The PRC calls it Xinjiang Uyghur Autonomous Region (XUAR) because of its Uyghur population. Mao tried to sell the Marxist-Leninist thought to the ethnic problem. Not only did the CCP (Chinese Communist Party) fail but Mao’s social engineering of the Turkis (Uyghurs) was highly destructive and led to the discrimination and segregation prevalent today. The Communists developed it as a penal colony, as a nuclear testing ground and dumping ground for radioactive wastes (that is responsible for unusually high mortality rate amongst the inhabitants) and as a buffer against invasion, and as a supplier of raw materials and living space for an overpopulated country.
Determined to end the push and pull of centuries, Mao’s successors have resorted to Sinicization (i.e., Hanification) of the region. They have changed the demography of the region by settling Han Chinese from other parts. They have curtailed the region’s millennium-plus-years old rich Muslim culture and are practicing widespread religious repression against the ethnic Uyghurs. Because of the Mandarin-based educational policy of the state, the Uyghurs can’t pass and find jobs in their own land. The party-state has institutionalized discrimination based on Uyghur’s distinct religion, habitus, physiognomy, language culture and socioeconomic status. In so doing, they have only widened the gap between the settlers and the indigenous inhabitants.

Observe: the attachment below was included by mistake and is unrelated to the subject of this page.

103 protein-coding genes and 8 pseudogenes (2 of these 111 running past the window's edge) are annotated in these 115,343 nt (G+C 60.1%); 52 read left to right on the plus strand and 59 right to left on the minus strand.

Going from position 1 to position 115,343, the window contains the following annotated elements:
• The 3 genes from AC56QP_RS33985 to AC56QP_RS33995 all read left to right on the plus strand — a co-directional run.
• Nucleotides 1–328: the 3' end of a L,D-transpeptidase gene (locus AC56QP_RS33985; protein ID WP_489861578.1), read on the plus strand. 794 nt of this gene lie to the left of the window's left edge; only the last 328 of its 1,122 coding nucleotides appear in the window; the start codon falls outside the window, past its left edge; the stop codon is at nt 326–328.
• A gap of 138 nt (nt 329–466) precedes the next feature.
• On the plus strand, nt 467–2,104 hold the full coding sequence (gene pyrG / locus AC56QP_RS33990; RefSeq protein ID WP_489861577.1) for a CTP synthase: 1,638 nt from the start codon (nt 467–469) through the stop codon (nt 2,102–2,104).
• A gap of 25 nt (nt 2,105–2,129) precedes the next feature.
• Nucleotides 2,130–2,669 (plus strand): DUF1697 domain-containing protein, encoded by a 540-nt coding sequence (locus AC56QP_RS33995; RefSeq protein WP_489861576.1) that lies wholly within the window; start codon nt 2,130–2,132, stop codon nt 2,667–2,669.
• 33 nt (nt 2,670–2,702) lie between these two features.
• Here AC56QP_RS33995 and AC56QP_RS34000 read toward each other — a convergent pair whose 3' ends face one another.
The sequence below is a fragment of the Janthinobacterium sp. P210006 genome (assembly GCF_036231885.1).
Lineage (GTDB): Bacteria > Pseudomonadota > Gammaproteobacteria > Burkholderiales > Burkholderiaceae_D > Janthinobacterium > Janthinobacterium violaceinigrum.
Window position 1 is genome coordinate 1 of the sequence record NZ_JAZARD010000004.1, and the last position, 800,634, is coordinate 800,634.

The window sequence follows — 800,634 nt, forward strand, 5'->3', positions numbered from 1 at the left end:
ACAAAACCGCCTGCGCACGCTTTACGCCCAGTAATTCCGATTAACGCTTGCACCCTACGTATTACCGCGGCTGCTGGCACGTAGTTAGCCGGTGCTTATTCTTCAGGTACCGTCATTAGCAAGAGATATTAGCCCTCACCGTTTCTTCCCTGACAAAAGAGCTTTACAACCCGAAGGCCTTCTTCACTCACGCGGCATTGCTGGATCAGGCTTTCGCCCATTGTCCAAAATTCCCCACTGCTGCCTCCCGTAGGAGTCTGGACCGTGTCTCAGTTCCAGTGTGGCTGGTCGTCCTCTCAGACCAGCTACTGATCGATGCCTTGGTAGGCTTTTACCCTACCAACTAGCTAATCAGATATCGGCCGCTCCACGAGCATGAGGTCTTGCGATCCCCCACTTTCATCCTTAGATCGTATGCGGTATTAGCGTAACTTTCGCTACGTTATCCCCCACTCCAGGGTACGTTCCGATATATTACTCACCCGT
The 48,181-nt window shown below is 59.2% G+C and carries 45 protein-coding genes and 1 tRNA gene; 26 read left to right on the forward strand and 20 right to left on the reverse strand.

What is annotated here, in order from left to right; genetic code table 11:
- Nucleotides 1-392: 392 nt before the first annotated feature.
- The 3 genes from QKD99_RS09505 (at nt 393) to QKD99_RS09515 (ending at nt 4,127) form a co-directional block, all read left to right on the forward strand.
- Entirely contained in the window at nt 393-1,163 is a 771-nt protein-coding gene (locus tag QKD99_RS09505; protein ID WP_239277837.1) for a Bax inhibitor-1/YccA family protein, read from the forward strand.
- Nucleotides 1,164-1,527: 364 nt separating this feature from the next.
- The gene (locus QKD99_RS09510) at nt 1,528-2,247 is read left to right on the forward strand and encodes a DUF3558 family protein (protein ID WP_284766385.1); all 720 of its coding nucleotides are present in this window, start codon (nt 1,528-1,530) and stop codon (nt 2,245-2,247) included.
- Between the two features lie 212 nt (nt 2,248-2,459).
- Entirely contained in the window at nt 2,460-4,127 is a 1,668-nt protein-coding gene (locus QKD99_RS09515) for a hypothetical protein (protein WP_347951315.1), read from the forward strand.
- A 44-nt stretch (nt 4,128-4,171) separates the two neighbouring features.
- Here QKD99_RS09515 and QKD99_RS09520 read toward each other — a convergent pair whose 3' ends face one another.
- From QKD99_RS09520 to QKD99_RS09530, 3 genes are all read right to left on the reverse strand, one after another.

Consequently, what the PRC sees as its property, the Uighurs regard as theft by an alien occupier. In its revisionist attempt, the Chinese government has tried to falsify history and portray the Uyghurs as part of the great family of the Chinese nations and asserts that Xinjiang has been an integral part of Chinese national territory since the ancient times. Uyghurs reject such a mischaracterization of both their people and their homeland maintaining that they are a distinct ethnic group with its distinct history, geography, language, culture and tradition. They have neither accepted Chinese occupation nor their incorporation into the Chinese nation-state.